Who doesn’t feel overwhelmed at least some of the time by the amount of incoming information?  We are increasingly inundated with information, some of it very useful to us and critical to our successful performance, but much of it extraneous and distracting. To avoid feeling overwhelmed by the physical clutter of paper mail and the mental chaos of an abundance of electronic information, it is critical to systematically deal with each incoming piece. This means knowing how to process email, regular mail, faxes, information from trade shows, meeting notes and more.

The first step involves making a decision on how to treat a new piece of information when it comes in. I suggest there are only three real options: Do, Delete or Designate.

 

1. Do

This category includes incoming mail that requires an action, by you or a delegate. Set aside time each day for processing incoming mail incorporating time to address items which can be responded to quickly – in no more than a few minutes each.

It can be most productive to review email during a few scheduled periods throughout the day, such as mid-morning, after lunch and before the day’s end. If you start your day reviewing email try to avoid being sidetracked and derailing the plans you’ve made for your day. If you process mail as it arrives you run the risk of losing minutes of productive time as you are interrupted and switch between tasks.  Consider the loss of focus to your overall productivity.

For actions that can’t be taken immediately, schedule them in your calendar add them to your to do list. If it’s appropriate to delegate the task, do so as quickly as possible to give the assigned person more time to process the request.  When delegating, be clear about when you need the job done. “Asap”, “as soon as you can”, and “when you have a moment” don’t provide much help.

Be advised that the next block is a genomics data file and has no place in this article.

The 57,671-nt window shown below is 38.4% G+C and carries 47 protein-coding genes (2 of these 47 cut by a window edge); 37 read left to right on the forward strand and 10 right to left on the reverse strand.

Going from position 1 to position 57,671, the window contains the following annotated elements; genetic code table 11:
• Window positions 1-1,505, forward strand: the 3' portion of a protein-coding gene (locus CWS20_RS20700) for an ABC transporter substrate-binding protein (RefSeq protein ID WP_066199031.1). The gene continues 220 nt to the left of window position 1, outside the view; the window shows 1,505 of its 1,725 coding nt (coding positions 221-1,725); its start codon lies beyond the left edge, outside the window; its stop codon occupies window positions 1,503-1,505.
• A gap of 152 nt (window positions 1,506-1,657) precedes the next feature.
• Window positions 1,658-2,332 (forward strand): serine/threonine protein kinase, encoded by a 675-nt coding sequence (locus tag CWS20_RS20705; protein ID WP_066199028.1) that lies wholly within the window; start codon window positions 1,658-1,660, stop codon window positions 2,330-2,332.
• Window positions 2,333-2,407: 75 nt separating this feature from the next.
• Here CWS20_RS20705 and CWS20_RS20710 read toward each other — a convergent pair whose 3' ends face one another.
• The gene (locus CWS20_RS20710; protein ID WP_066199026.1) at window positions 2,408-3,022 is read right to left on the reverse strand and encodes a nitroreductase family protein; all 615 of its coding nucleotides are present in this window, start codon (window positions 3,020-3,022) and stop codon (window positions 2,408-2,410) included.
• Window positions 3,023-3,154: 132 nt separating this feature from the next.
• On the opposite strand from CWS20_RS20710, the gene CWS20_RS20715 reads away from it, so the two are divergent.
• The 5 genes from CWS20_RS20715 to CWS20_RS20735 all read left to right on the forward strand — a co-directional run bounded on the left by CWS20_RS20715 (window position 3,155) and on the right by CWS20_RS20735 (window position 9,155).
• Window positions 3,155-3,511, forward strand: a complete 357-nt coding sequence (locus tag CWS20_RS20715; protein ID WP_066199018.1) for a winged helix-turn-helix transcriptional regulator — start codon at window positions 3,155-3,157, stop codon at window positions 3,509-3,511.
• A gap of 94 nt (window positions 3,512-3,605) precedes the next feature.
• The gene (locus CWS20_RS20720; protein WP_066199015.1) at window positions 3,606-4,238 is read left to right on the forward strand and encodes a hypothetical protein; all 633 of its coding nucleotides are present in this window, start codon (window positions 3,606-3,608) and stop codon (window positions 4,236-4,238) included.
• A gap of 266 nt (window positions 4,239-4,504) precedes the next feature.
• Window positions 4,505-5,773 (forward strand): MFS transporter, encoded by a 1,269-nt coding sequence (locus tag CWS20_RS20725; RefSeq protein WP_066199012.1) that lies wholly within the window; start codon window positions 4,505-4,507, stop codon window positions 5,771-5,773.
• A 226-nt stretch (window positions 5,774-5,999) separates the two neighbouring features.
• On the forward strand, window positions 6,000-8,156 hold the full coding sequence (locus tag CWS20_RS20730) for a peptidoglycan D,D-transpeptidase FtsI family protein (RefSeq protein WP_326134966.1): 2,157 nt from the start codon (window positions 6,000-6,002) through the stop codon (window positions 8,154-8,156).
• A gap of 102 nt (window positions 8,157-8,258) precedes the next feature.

For current projects, it can be helpful to have desktop file folders available to hold related materials. Desktop systems are easy to see which prevent you from forgetting about the action.  Be careful to file them away when a project is done or you’ll end up with a cluttered and ineffective system.

 

2. Delete


Above all, be sure to follow privacy laws and corporate guidance to comply with information management and retention requirements to determine what information is appropriate to delete.

To avoid feeling overwhelmed by the amount of information you own and to ensure efficient use of storage space, it may be necessary to delete items that you have completed and no longer need, or that can easily be sourced again when needed.

Open paper mail near a recycling bin or shredder so you can discard or destroy unneeded pieces as you read them. Always shred anything containing sensitive or confidential information.

Unneeded electronic mail may also be discarded as it is read. If you’re like me, there are sometimes emails you want to hang onto for a little while, in case you need to access them. A simple way to store them temporarily is to create a folder for each month of the year.  Store emails you need temporarily in the month they are received. Every month, delete the folder from two months ago. It might give you the peace of mind you need and keep your inbox from overflowing.

If you have let emails accumulate, rather than deleting them chronologically, one by one which is very time consuming, considering batch deleting based on the age of the message or the sender, or to free up space quickly by size of file. This is my preferred method. I find having to delete each email a tedious process, so I archive important messages and batch delete.  You may be surprised that I have no need to achieve “inbox zero”. I do need to know that I am keeping on top of my deliverables. They are two very different things.

 

3. Designate


Any item that you wish to easily find and use later must have a home. Figuring out where that home should be will depend on how you think about looking for the item. Your system for personal information management must be simple and easy to use so you can quickly put away an item the first time you review it. This will help to avoid information accumulating, having to handle the same piece several times and time lost searching for missing information.  Stay tuned for a follow-up post on creating an effective filing system.

 

Watch out for the deadly ‘D’, deferring. Deferring a decision is easy to do, especially if you are reading emails on the move, or without enough time to process them.  If your read an email on the fly and don’t have time to treat it properly, consider marking it as unread to avoid it slipping through the cracks.  When back at your desk, you’ll likely pick up with the most recent set of incoming messages and may miss acting on the earlier message.

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